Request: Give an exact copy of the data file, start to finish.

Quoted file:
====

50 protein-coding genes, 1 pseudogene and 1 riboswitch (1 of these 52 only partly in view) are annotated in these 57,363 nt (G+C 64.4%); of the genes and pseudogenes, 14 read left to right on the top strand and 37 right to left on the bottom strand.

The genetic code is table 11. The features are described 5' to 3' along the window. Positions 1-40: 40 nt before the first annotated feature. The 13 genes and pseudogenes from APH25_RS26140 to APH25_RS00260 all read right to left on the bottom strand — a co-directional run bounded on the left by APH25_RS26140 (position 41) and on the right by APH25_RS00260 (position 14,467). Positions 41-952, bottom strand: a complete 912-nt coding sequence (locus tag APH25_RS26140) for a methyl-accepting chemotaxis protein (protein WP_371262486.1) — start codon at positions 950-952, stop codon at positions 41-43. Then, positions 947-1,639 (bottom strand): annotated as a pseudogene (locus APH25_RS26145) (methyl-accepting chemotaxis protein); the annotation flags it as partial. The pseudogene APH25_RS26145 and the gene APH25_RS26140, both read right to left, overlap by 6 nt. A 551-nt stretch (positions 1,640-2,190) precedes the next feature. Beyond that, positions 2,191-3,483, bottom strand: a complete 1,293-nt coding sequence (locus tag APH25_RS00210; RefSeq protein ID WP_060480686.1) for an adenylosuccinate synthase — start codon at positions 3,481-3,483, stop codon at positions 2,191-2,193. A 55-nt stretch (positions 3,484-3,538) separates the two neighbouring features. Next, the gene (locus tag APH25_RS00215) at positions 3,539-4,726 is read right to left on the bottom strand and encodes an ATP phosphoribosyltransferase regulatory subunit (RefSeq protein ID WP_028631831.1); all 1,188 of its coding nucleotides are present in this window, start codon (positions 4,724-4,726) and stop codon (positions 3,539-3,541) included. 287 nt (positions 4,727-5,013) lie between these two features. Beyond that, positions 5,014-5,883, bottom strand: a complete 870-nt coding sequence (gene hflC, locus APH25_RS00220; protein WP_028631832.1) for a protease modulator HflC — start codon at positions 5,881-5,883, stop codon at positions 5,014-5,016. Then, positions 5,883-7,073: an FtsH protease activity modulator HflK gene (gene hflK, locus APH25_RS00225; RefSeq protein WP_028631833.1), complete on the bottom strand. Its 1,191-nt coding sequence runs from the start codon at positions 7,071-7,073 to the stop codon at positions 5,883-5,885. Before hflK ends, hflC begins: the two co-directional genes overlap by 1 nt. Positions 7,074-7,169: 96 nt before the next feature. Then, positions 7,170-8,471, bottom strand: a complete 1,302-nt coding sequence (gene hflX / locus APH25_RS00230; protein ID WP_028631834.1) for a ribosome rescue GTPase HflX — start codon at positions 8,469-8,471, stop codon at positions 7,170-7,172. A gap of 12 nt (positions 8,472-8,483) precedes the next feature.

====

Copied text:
50 protein-coding genes, 1 pseudogene and 1 riboswitch (1 of these 52 only partly in view) are annotated in these 57,363 nt (G+C 64.4%); of the genes and pseudogenes, 14 read left to right on the top strand and 37 right to left on the bottom strand.

The genetic code is table 11. The features are described 5' to 3' along the window. Positions 1-40: 40 nt before the first annotated feature. The 13 genes and pseudogenes from APH25_RS26140 to APH25_RS00260 all read right to left on the bottom strand — a co-directional run bounded on the left by APH25_RS26140 (position 41) and on the right by APH25_RS00260 (position 14,467). Positions 41-952, bottom strand: a complete 912-nt coding sequence (locus tag APH25_RS26140) for a methyl-accepting chemotaxis protein (protein WP_371262486.1) — start codon at positions 950-952, stop codon at positions 41-43. Then, positions 947-1,639 (bottom strand): annotated as a pseudogene (locus APH25_RS26145) (methyl-accepting chemotaxis protein); the annotation flags it as partial. The pseudogene APH25_RS26145 and the gene APH25_RS26140, both read right to left, overlap by 6 nt. A 551-nt stretch (positions 1,640-2,190) precedes the next feature. Beyond that, positions 2,191-3,483, bottom strand: a complete 1,293-nt coding sequence (locus tag APH25_RS00210; RefSeq protein ID WP_060480686.1) for an adenylosuccinate synthase — start codon at positions 3,481-3,483, stop codon at positions 2,191-2,193. A 55-nt stretch (positions 3,484-3,538) separates the two neighbouring features. Next, the gene (locus tag APH25_RS00215) at positions 3,539-4,726 is read right to left on the bottom strand and encodes an ATP phosphoribosyltransferase regulatory subunit (RefSeq protein ID WP_028631831.1); all 1,188 of its coding nucleotides are present in this window, start codon (positions 4,724-4,726) and stop codon (positions 3,539-3,541) included. 287 nt (positions 4,727-5,013) lie between these two features. Beyond that, positions 5,014-5,883, bottom strand: a complete 870-nt coding sequence (gene hflC, locus APH25_RS00220; protein WP_028631832.1) for a protease modulator HflC — start codon at positions 5,881-5,883, stop codon at positions 5,014-5,016. Then, positions 5,883-7,073: an FtsH protease activity modulator HflK gene (gene hflK, locus APH25_RS00225; RefSeq protein WP_028631833.1), complete on the bottom strand. Its 1,191-nt coding sequence runs from the start codon at positions 7,071-7,073 to the stop codon at positions 5,883-5,885. Before hflK ends, hflC begins: the two co-directional genes overlap by 1 nt. Positions 7,074-7,169: 96 nt before the next feature. Then, positions 7,170-8,471, bottom strand: a complete 1,302-nt coding sequence (gene hflX / locus APH25_RS00230; protein ID WP_028631834.1) for a ribosome rescue GTPase HflX — start codon at positions 8,469-8,471, stop codon at positions 7,170-7,172. A gap of 12 nt (positions 8,472-8,483) precedes the next feature.